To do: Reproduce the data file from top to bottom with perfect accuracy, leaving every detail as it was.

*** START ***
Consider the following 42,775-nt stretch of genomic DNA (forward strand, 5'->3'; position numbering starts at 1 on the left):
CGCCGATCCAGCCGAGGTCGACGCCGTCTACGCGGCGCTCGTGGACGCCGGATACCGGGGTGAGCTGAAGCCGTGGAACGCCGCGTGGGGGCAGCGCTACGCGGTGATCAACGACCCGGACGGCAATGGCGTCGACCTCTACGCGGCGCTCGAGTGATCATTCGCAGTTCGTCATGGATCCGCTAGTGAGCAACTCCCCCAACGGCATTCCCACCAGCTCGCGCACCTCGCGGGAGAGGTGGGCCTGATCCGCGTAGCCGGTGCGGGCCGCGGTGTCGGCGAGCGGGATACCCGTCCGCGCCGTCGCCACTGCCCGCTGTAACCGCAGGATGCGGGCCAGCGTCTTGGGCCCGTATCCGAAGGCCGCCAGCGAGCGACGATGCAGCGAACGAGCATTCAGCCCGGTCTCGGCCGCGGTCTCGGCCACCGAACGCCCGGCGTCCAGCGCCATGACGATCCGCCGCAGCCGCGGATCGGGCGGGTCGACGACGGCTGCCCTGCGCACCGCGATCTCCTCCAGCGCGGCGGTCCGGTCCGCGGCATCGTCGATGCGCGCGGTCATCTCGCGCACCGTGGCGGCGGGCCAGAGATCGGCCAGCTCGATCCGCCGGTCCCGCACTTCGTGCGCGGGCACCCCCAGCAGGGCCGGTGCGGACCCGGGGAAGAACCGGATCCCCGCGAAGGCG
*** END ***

Consider the following 42,775-nt stretch of genomic DNA (forward strand, 5'->3'; position numbering starts at 1 on the left):
CGCCGATCCAGCCGAGGTCGACGCCGTCTACGCGGCGCTCGTGGACGCCGGATACCGGGGTGAGCTGAAGCCGTGGAACGCCGCGTGGGGGCAGCGCTACGCGGTGATCAACGACCCGGACGGCAATGGCGTCGACCTCTACGCGGCGCTCGAGTGATCATTCGCAGTTCGTCATGGATCCGCTAGTGAGCAACTCCCCCAACGGCATTCCCACCAGCTCGCGCACCTCGCGGGAGAGGTGGGCCTGATCCGCGTAGCCGGTGCGGGCCGCGGTGTCGGCGAGCGGGATACCCGTCCGCGCCGTCGCCACTGCCCGCTGTAACCGCAGGATGCGGGCCAGCGTCTTGGGCCCGTATCCGAAGGCCGCCAGCGAGCGACGATGCAGCGAACGAGCATTCAGCCCGGTCTCGGCCGCGGTCTCGGCCACCGAACGCCCGGCGTCCAGCGCCATGACGATCCGCCGCAGCCGCGGATCGGGCGGGTCGACGACGGCTGCCCTGCGCACCGCGATCTCCTCCAGCGCGGCGGTCCGGTCCGCGGCATCGTCGATGCGCGCGGTCATCTCGCGCACCGTGGCGGCGGGCCAGAGATCGGCCAGCTCGATCCGCCGGTCCCGCACTTCGTGCGCGGGCACCCCCAGCAGGGCCGGTGCGGACCCGGGGAAGAACCGGATCCCCGCGAAGGCG